One of the crazier narratives of Dylan’s career is how often he’s been written off as finished, and how often the “comeback” album narrative has been applied to his albums. But the guy never took five years off between albums until the mid-'90s; he never even went away. New Morning was one of the first Dylan albums saddled with the “Best since X album!” reviews, as critics turned off by his country experiments and his willful self myth-destruction on Self Portrait found a lot to love in Dylan’s slight return to folk rock on New Morning. The star here is “The Man in Me,” made famous years later when it was in The Big Lebowski, but the dalliances with barroom piano — “If Dogs Run Free” and “Day of the Locusts” especially — are what makes New Morning essential. New Morning lost out to Blood on the Tracks on the “Best Album Since Blonde on Blonde!” sweepstakes but it’s still a must own.
Planet Waves is essential for including one of Dylan’s sneakily most known songs — “Forever Young” — but that’s not the only thing to recommend it by. It’s also the only proper studio album he ever made with the Band, eight years after they toured the world together pissing off Dylan fans by going electric, and a year before they’d release the live set Before the Flood and their Basement Tapes. The Band were on the verge of imploding, and Dylan was on the verge of retreating into himself to do Blood on the Tracks, but their stars aligned on this, one of Dylan’s loosest, most jocular albums. It opens with “On a Night Like This,” a rare Dylan song that sounds like a carnival soundtrack, and hits peak after peak with songs like “Hazel” and “Never Say Goodbye” and “You Angel You” and, of course, “Forever Young.”
Because most people don’t want to talk about religion — for good reason; let’s keep that shit on Facebook, where it belongs — Dylan’s trilogy of Christian leaning albums from the late '70s/early '80s — Slow Train Coming, Saved, Shot of Love — are the most glossed over run of albums, apart from his albums in the early-'90s. Writing them off as misguided Christian rock — as a lot of people do — doesn’t capture how hard Slow Train Coming rules; it’s the first Dylan album with a gospel choir, and is, all things considered, his best blues-rock album. It’s like a warped version of Motown, with Dylan’s pinched vocals in the place of a rock vocalist. “Slow Train” and “Gotta Serve Somebody” are rare Dylan songs that kick ass, and for that this is a must own.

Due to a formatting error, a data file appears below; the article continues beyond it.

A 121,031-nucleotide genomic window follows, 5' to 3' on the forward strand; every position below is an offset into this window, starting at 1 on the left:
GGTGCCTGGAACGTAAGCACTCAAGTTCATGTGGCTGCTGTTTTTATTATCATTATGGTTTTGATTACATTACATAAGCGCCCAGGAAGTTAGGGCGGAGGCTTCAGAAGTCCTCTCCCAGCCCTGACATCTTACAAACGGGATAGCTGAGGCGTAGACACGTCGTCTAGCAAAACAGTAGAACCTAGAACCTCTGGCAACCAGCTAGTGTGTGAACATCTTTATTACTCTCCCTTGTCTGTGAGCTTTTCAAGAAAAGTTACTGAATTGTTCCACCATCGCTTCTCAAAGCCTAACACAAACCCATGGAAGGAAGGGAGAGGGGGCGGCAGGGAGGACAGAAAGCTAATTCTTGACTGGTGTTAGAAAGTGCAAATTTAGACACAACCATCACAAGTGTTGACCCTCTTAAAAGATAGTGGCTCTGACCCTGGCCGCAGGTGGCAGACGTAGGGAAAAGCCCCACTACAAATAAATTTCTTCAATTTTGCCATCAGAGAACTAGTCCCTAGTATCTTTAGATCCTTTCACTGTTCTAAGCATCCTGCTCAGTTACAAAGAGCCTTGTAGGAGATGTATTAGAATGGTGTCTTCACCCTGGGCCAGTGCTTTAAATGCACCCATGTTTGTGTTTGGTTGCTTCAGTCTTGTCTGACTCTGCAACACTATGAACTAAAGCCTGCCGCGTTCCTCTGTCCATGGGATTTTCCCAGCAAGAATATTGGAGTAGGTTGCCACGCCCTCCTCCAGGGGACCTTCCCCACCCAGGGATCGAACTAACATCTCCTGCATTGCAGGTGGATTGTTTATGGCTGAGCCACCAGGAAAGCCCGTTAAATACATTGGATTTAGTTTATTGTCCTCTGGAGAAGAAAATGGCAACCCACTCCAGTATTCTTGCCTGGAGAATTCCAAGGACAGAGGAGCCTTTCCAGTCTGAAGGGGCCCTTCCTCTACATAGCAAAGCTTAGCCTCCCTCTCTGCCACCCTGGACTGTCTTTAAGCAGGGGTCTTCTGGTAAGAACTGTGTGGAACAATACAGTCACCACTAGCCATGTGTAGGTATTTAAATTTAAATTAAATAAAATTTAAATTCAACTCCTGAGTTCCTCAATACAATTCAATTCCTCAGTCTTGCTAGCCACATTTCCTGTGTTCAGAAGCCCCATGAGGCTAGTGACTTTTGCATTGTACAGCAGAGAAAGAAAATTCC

In late '80s, Daniel Lanois — producer for hip bands like U2 and a pal of Brian Eno — had a radical idea: he paired Dylan’s weathering voice and haunting lyrics with a dense fog of brushed drums and obtuse-angled guitar lines. The result was Oh Mercy, perhaps the most underrated Dylan album in his whole catalog, an album that boasts two of the most devastating Dylan songs in “Most of the Time” and “What Good Am I?” Ultimately, the album imagines a variety of alternate timelines where Dylan lets his albums be helmed by auteur producers who could have recontextualized him in interesting ways. This album was about it, as far as that goes.
An underreported part of Dylan’s sixth decade in music is not that he’s had to find increasingly creative ways to use his worn out voice; it’s that he’s often had to revert to the mode of his first album, and recontextualize and rework songs from the American songbook. His most recent albums have been Frank Sinatra covers, while his best album of the '00s, Modern Times, mostly reworked blues songs like “Rollin and Tumblin’” and “When the Levee Breaks.” This is the last Dylan album — at least to date — that rocks, kicking almost as hard as his stuff with the Band.
Yeah, I’m throwing down the Infinity Gauntlet here: you need this Dylan album of Frank Sinatra covers from 2015 in your collection. The reasons are multitudinous: Dylan’s voice — never a trusty instrument — has morphed into a sound something like the inner thoughts of weathered oak barrels. He willingly deconstructs the idea of a “standards” album by doing a bunch of Sinatra songs no one remembers and then stripping them down to the point where these are minimalist masterpieces. It’s his quietest, broken album, in a discography of quiet, broken albums. It needs to be appreciated by more people than Dylanologists and AARP members.
Andrew Winistorfer is Senior Director of Music and Editorial at Vinyl Me, Please, and a writer and editor of their books, 100 Albums You Need in Your Collection and The Best Record Stores in the United States. He’s written Listening Notes for more than 30 VMP releases, co-produced multiple VMP Anthologies, and executive produced the VMP Anthologies The Story of Vanguard, The Story of Willie Nelson, Miles Davis: The Electric Years and The Story of Waylon Jennings. He lives in Saint Paul, Minnesota.